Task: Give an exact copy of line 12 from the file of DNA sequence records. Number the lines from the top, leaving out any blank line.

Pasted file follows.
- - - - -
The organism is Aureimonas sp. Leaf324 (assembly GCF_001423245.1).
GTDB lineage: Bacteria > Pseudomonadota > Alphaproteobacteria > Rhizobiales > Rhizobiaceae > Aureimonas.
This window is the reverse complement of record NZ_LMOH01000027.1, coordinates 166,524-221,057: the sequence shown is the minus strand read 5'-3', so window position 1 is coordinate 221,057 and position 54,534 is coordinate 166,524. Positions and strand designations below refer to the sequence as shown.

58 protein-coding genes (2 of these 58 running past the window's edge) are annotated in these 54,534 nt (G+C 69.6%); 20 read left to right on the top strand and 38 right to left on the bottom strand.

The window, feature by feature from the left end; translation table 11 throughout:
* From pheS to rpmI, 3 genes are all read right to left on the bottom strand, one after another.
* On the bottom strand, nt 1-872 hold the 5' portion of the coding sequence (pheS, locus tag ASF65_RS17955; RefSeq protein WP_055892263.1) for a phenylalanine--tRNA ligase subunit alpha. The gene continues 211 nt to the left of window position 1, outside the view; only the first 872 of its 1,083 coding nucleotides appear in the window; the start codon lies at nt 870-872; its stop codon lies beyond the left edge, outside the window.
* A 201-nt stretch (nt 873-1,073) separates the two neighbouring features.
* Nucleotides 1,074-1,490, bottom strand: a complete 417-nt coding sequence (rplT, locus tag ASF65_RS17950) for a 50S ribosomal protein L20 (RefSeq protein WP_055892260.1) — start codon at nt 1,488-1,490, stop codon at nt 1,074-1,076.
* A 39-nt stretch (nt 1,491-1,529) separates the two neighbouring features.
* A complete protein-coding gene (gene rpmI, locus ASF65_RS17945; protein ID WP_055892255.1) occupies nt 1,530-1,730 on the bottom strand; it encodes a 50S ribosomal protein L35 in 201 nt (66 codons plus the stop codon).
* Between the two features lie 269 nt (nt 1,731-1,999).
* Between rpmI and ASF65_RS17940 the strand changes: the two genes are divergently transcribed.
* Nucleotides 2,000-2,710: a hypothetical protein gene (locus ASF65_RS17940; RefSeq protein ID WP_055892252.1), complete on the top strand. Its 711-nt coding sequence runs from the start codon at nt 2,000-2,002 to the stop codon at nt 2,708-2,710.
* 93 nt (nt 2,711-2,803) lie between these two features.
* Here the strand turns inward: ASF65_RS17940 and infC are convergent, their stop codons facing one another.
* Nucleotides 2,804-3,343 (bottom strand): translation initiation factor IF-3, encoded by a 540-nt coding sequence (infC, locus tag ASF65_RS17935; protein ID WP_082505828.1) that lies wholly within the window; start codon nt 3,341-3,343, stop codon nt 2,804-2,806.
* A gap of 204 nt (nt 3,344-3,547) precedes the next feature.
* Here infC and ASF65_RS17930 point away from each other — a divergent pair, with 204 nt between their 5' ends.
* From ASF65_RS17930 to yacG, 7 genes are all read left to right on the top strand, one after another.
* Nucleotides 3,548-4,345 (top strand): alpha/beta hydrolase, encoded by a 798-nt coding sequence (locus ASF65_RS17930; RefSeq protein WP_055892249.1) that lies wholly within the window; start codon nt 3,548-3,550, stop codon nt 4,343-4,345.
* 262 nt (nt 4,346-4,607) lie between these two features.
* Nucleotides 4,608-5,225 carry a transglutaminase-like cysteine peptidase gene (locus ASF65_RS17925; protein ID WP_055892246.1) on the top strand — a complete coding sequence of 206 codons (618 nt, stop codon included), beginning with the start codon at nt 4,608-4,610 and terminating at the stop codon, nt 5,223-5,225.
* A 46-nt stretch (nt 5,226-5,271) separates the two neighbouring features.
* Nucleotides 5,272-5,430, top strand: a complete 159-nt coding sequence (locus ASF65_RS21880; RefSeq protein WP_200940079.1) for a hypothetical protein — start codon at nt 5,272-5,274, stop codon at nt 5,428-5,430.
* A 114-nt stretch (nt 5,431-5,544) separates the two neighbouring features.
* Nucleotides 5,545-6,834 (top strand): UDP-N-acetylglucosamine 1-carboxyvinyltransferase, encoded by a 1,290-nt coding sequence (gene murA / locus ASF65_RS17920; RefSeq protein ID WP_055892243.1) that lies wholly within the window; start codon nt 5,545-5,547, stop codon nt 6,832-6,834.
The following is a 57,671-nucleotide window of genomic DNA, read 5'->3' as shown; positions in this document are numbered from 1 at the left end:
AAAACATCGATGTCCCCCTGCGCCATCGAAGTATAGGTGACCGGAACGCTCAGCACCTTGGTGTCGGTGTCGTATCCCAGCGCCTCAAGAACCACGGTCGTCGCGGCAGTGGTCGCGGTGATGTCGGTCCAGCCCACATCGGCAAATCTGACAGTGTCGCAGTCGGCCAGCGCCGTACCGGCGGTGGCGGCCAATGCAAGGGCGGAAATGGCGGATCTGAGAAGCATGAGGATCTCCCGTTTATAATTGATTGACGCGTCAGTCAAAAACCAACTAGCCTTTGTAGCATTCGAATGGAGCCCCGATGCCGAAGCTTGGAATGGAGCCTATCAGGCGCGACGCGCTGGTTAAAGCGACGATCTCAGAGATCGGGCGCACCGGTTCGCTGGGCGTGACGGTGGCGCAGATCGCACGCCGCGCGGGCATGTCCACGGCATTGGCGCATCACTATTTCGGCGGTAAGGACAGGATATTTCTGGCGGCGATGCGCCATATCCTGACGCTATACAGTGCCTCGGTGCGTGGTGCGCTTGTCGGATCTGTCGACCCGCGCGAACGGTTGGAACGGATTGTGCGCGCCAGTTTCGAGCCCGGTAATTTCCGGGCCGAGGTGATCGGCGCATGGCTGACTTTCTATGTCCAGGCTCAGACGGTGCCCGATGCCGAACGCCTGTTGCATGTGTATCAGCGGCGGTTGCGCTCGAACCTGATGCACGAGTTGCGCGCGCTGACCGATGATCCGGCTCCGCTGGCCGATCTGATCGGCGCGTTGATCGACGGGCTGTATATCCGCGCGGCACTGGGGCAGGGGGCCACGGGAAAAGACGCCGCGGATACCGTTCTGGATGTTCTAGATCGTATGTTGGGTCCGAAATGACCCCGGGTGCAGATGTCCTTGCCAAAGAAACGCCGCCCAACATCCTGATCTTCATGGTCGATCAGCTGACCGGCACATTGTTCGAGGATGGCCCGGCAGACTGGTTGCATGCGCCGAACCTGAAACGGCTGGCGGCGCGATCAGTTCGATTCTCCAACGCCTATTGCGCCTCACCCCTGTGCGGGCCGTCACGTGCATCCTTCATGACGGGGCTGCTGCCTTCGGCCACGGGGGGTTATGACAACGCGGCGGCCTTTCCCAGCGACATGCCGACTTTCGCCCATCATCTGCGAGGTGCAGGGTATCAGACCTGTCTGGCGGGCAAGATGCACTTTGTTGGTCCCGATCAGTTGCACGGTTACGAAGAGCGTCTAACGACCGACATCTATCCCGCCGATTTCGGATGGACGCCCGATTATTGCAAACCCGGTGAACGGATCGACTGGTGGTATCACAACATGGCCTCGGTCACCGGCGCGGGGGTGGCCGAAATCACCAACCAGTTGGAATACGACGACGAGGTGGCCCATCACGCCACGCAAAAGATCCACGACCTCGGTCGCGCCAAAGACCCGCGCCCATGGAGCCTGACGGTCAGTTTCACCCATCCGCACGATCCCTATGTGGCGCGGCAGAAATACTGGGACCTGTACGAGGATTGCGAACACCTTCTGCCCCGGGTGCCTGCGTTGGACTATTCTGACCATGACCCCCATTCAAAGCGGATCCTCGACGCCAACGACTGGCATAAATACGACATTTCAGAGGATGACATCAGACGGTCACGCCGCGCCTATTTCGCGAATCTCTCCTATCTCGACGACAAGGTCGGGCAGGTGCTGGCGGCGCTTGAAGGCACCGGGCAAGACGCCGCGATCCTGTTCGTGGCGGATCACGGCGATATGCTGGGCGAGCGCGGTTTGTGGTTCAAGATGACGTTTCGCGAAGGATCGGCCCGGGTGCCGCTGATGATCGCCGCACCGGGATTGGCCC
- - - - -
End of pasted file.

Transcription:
* Between the two features lie 269 nt (nt 1,731-1,999).